More than any other day, March 17th reaffirmed for my family just how American we were. Each year we gathered at my grandmother’s house—aunts, uncles, cousins and friends—to practice the uncertain traditions of our distant heritage. Because it was my great-grandfather who had immigrated, we were nearly a century removed from the Old Country and the only links to our ethnic past were some grainy photographs, a few anecdotes and the inexpungible fact of our Celtic surname. Everything else had been given up or forgotten. But we lived in a Boston neighborhood that was heavily Irish and so every resident was obliged to honor, in some way, the memory of our patron saint. Since the date coincided with my grandmother’s birthday, it held an almost mystical significance and was, in order of sacredness, only second to Christmas and Easter.
The only thing predictable about Saint Patrick’s Day was that it started at the dinner table and ended in the den. Rising early, my grandmother and aunts would peel, slice, chop and boil what they thought to be traditional Irish Corned Beef & Cabbage. What resulted, however, was more like New England Boiled Dinner and was an overcooked concoction of brisket and native vegetables that would have made a Puritan reach for the salt. The meat was so stringy it was like chewing through wet rope and everything else on the plate could be smushed with the sweep of a fork. Nevertheless, we gobbled it down with nostalgic relish, savoring that simple, if bland cuisine we imagined all our forefathers to have eaten. It didn’t take long before someone announced that tubers and rib meats were all that poor farmers could afford. Then suddenly the meal became an anthropology lesson on Irish food and folkways as my family struggled to make up through intellect what it couldn’t relate to otherwise. The Irish used salt as a preservative and tea as a curative. Lamb, for most, was a delicacy and crubeens were boiled pigs feet. Much of this exotic information I retained, if for no other reason than that it sounded important. When, in third grade, the teacher asked me to name our first president and I couldn’t, I instead told her that potatoes were brought to Ireland by the Spanish in the 16th century.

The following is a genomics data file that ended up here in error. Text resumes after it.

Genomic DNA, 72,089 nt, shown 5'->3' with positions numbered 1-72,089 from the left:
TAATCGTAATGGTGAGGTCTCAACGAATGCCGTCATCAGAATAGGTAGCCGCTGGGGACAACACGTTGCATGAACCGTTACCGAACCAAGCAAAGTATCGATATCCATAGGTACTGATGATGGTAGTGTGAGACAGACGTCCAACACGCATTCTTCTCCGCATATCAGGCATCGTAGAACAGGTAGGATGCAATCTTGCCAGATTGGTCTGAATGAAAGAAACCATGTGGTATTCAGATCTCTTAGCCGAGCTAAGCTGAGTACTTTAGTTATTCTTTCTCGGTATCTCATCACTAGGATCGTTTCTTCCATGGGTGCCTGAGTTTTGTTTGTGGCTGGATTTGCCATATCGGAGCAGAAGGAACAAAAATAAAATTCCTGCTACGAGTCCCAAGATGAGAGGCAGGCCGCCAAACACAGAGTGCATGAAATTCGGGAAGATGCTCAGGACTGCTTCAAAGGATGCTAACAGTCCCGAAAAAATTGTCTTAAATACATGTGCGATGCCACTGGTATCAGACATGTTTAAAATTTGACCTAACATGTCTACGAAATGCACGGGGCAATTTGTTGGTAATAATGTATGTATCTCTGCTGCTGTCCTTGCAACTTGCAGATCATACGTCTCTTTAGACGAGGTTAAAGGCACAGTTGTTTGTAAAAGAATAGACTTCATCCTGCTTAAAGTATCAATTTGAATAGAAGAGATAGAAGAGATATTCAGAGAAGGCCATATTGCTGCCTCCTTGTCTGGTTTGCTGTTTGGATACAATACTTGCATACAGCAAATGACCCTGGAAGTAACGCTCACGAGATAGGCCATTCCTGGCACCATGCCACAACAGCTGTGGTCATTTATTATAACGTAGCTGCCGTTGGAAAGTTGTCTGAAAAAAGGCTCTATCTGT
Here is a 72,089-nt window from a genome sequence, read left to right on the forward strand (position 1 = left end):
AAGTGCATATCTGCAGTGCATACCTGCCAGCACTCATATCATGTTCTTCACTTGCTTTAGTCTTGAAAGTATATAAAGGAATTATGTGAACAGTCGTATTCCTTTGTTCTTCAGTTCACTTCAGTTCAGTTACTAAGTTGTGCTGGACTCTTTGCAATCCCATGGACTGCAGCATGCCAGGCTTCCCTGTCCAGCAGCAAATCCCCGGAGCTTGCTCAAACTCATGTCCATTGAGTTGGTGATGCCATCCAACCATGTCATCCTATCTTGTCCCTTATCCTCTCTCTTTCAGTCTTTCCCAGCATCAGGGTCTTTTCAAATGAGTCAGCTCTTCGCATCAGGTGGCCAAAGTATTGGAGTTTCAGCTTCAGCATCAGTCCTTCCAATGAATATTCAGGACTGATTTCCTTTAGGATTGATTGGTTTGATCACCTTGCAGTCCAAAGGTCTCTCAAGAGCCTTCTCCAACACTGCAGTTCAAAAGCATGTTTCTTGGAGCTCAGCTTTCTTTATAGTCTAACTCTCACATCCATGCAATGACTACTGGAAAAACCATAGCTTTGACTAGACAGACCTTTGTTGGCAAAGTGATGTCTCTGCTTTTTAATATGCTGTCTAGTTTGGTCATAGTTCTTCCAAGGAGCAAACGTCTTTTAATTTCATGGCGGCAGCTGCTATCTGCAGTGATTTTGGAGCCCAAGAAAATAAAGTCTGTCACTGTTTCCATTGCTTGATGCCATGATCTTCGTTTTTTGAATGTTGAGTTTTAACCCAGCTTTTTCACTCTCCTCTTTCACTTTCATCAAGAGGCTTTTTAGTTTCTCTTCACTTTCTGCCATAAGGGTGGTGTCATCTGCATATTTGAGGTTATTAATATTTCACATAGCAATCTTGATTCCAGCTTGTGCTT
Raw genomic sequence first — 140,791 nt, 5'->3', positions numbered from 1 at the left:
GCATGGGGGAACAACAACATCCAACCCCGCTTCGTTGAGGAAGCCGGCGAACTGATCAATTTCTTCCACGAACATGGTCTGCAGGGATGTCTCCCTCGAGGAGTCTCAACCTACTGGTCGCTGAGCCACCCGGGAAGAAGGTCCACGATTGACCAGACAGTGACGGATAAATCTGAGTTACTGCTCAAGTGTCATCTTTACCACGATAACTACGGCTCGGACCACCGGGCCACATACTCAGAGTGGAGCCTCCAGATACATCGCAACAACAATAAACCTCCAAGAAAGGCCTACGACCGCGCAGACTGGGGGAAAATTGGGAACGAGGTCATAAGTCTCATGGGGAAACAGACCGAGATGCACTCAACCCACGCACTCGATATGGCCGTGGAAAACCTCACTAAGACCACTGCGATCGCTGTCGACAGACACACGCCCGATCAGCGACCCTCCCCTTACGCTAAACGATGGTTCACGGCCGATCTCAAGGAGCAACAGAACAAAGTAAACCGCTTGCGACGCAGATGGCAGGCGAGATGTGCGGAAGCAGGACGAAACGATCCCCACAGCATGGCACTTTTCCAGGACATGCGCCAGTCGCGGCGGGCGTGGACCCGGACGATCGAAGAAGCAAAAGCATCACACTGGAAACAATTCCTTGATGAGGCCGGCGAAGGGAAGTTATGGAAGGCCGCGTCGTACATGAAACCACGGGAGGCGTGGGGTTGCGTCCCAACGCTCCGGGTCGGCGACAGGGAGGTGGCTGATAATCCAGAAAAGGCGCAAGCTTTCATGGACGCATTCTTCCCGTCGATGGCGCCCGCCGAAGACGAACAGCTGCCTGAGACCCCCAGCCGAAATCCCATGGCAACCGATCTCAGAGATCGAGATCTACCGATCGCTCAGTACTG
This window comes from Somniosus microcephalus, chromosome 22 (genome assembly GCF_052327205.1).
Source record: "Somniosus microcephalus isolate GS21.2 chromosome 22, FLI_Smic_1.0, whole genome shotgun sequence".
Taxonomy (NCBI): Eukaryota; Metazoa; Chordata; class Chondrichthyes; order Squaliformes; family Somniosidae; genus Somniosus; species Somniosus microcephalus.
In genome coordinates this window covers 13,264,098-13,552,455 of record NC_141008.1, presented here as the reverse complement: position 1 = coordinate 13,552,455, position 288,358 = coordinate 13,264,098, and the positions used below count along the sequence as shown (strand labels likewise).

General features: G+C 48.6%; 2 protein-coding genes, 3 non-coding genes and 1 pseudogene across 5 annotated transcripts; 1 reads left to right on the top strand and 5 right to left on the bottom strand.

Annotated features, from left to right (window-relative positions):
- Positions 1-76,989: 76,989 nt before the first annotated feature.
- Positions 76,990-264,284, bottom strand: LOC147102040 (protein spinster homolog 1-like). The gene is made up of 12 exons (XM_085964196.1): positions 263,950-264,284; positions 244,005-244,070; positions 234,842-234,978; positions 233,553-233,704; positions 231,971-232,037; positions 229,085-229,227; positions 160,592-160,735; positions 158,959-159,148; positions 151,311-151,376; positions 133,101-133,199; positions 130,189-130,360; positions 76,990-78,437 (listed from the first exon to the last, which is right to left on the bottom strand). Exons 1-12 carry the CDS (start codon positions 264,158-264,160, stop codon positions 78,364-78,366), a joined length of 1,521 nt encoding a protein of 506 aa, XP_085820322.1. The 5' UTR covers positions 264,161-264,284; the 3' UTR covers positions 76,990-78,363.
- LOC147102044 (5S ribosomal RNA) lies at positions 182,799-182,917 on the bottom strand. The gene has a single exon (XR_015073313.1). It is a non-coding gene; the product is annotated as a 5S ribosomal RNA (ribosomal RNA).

After the culinary trivia, the conversation moved into the realm of Irish high-culture. I can never recall who was first to mention Yates, but it was probably an aunt who had graduated from Cornell with an English degree. As my sister and I listened, strange names like Joyce, Synge, Beckett and O’Casey sailed across the table. Much of it was academic pomp, however, because everything we knew of Ireland and the Irish came from newsbytes, college history textbooks and the romanticized imagery of Lucky Charms commercials. The facts blended with the legends and, when neither was available, gossip would do. If I wasn’t learning that Leprechauns in fact wore red, it was that the national language was ‘Irish’ and not ‘Gaelic.’ I was aware that Oscar Wilde was gay and George Bernard Shaw was a socialist long before I understood what those words meant. When the common knowledge ran out and the stereotypes were all used up, the conversation sputtered into a grand show of cultural illiteracy. Writers were misidentified (“Flannery O’Connor—wasn’t she Irish?”), sayings were butchered (“May the road rise beneath you”) and iconic works were confused (“Was ‘My Fair Lady’ made into ‘Pygmalion’ or vice versa?”). Our collective family pride was only saved when someone brought out the cake—adorned with oversized shamrocks and green candles—and together we sang happy birthday to my grandmother in accents that wouldn’t have passed for brogues in Boise.